After the loss of our beloved dogs, Jaya and Grover, Mr. Hallock and I decided to get out of the house. We wanted to take a trip that we could never have done while taking care of two geriatric dogs. So what is there to see in New Hampshire? How about the highest peak in the northeastern US, Mount Washington!
Now, Mr. H and I are not big hikers. Back in the day, maybe. Now? Up a mountain? No. I won’t even drive up the harrowing Auto Road. (There are no guard rails.) Nope, the Cog Railway is my style. It’s historic, too, built in 1868. This is the way that tourists have visited Mount Washington since the days of President Ulysses S. Grant. They still run two original steam locomotives—one from 1895 and one from 1908—up and down the mountain each day. (The rest are bio-diesel, which the environment appreciates.)
How does it work, you ask? The key is the cog in the middle of the track. The outer two rails do nothing but balance the load, but the train actually clicks up the mountain with a large spoked wheel. The sprockets fit in between the links of the metal chain bolted to the tracks. Smart, isn’t it? It is one of only two mountain-climbing cog railways still in existence.
People travel all over the world to visit Mount Washington and ride the cog railway. Yeah, I did not believe that, either, but the push pin map does not lie! The owners of the railway invite guests to place a pin on the map to represent their home—and they start over with an empty map every year. So all the pins you see? New this year. Check out the representation from the Philippines! Impressive.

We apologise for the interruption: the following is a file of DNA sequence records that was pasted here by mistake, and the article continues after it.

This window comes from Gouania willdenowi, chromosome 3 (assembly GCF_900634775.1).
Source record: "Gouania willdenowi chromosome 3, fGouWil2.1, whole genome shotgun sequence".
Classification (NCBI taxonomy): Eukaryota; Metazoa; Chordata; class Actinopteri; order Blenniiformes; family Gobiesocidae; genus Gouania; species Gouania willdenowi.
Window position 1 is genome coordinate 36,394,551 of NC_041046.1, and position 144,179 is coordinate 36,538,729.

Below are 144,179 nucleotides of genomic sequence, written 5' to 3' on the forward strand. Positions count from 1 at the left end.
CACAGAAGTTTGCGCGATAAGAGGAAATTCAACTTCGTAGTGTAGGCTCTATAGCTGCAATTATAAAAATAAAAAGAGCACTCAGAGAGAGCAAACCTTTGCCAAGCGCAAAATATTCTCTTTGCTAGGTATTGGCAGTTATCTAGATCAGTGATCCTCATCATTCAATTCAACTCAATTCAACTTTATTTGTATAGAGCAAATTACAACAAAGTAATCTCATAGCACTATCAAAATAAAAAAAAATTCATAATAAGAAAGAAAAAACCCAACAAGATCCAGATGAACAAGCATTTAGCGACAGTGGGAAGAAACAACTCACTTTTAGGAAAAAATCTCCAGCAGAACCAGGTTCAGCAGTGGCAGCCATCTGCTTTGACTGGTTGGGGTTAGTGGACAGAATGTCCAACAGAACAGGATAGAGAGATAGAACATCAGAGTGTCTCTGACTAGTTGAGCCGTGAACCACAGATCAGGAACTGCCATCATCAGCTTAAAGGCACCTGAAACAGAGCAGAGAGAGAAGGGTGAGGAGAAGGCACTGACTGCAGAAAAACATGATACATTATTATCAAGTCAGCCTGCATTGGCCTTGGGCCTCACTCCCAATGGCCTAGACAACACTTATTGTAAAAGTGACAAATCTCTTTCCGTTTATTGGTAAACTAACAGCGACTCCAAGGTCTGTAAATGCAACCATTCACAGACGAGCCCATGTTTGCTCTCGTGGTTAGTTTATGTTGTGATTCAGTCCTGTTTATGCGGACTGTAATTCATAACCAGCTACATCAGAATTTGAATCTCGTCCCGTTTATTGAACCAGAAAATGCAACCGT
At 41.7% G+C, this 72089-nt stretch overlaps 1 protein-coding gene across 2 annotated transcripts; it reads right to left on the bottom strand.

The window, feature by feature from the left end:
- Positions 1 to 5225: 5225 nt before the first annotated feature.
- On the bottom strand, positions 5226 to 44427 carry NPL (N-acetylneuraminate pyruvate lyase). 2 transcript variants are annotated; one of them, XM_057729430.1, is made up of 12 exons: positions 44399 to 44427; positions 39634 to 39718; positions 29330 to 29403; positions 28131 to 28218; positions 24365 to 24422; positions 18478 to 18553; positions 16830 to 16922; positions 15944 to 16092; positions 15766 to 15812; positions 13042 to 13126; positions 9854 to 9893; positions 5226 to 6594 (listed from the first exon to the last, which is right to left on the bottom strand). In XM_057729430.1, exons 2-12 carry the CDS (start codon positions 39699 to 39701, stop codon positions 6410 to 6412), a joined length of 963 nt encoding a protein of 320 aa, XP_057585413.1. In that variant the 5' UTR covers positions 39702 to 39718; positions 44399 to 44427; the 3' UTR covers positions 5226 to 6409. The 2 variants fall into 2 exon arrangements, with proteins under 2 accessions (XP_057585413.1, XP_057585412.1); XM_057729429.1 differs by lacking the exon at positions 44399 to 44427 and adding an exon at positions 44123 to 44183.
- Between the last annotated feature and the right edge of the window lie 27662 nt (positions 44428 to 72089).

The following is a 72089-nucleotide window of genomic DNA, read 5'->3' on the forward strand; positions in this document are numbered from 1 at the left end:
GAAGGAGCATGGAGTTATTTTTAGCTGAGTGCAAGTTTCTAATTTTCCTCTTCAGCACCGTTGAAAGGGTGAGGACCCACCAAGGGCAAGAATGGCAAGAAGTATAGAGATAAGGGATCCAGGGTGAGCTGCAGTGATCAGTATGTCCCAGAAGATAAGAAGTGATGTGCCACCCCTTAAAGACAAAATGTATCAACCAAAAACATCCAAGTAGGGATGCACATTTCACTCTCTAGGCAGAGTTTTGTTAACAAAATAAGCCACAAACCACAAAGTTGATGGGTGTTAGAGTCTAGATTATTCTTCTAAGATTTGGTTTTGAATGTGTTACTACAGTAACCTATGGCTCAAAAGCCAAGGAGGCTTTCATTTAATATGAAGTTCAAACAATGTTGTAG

I should not have been that surprised. Even on the platform, I saw a Philippines flag, so they know where their fans are from.
In case you’re wondering how the workers in the 1860s descended the mountain, check out the cog slide on the right—it’s like an old-fashioned luge. Mr. H and I did not get to slide down the mountain at 60 mph—they’ve changed the mechanism to prevent such adventurism. And, honestly, I was relieved. Am I getting old?
Once we got to the top, we hoped to have a nice venue for eclipse viewing. The Weather Warrior from NBC Boston had the same idea. All of us were out of luck, though. Even though it was the middle of August, it was foggy and 48°F at the peak.
Inside the Tip Top House, it was clear and…still the nineteenth century. If a person did climb Mount Washington back in the day, this was the only place to stay. And, trust me, it could not have been that comfortable. The record low at Mount Washington is -50°F, and it is the home of the world record surface wind speed—231 miles per hour! I would have stayed home, thank you very much.
People climb Mount Washington for this extreme weather, especially if they are preparing a trek to the Himalayas. Though the altitude is not world-breaking, this peak is considered the best place to test your clothing and gear for the elements. I was happy to get up there through less blizzard-defying means. And I had the best of company.